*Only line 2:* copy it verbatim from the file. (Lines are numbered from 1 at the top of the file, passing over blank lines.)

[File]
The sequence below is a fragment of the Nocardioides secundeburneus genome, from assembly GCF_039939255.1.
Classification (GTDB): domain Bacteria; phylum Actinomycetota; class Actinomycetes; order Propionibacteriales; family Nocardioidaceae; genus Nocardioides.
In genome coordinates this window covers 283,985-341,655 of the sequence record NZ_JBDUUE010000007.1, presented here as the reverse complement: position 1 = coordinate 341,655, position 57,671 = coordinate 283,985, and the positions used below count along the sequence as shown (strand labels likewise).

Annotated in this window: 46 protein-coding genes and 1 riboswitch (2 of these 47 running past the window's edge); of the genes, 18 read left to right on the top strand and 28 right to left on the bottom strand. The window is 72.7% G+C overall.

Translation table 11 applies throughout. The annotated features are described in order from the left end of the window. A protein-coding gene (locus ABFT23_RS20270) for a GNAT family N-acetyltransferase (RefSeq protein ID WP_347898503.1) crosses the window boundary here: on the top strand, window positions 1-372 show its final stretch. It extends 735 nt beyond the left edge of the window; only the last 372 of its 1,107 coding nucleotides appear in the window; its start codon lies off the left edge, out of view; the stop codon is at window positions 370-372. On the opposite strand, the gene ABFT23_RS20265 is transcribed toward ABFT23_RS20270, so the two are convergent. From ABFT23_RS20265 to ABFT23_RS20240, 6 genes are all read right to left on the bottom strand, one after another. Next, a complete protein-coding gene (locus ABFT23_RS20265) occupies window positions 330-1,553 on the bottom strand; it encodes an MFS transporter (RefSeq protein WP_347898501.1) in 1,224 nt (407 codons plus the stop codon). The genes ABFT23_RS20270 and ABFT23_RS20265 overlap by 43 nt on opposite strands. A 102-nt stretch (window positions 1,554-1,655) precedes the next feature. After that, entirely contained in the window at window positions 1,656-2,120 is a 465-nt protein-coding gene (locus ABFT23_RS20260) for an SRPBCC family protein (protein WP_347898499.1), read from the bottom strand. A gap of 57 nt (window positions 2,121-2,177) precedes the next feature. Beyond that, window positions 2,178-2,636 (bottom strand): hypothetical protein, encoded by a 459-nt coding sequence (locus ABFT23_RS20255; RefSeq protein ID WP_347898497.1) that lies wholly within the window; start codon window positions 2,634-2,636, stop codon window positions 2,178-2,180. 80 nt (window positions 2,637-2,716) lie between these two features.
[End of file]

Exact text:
Classification (GTDB): domain Bacteria; phylum Actinomycetota; class Actinomycetes; order Propionibacteriales; family Nocardioidaceae; genus Nocardioides.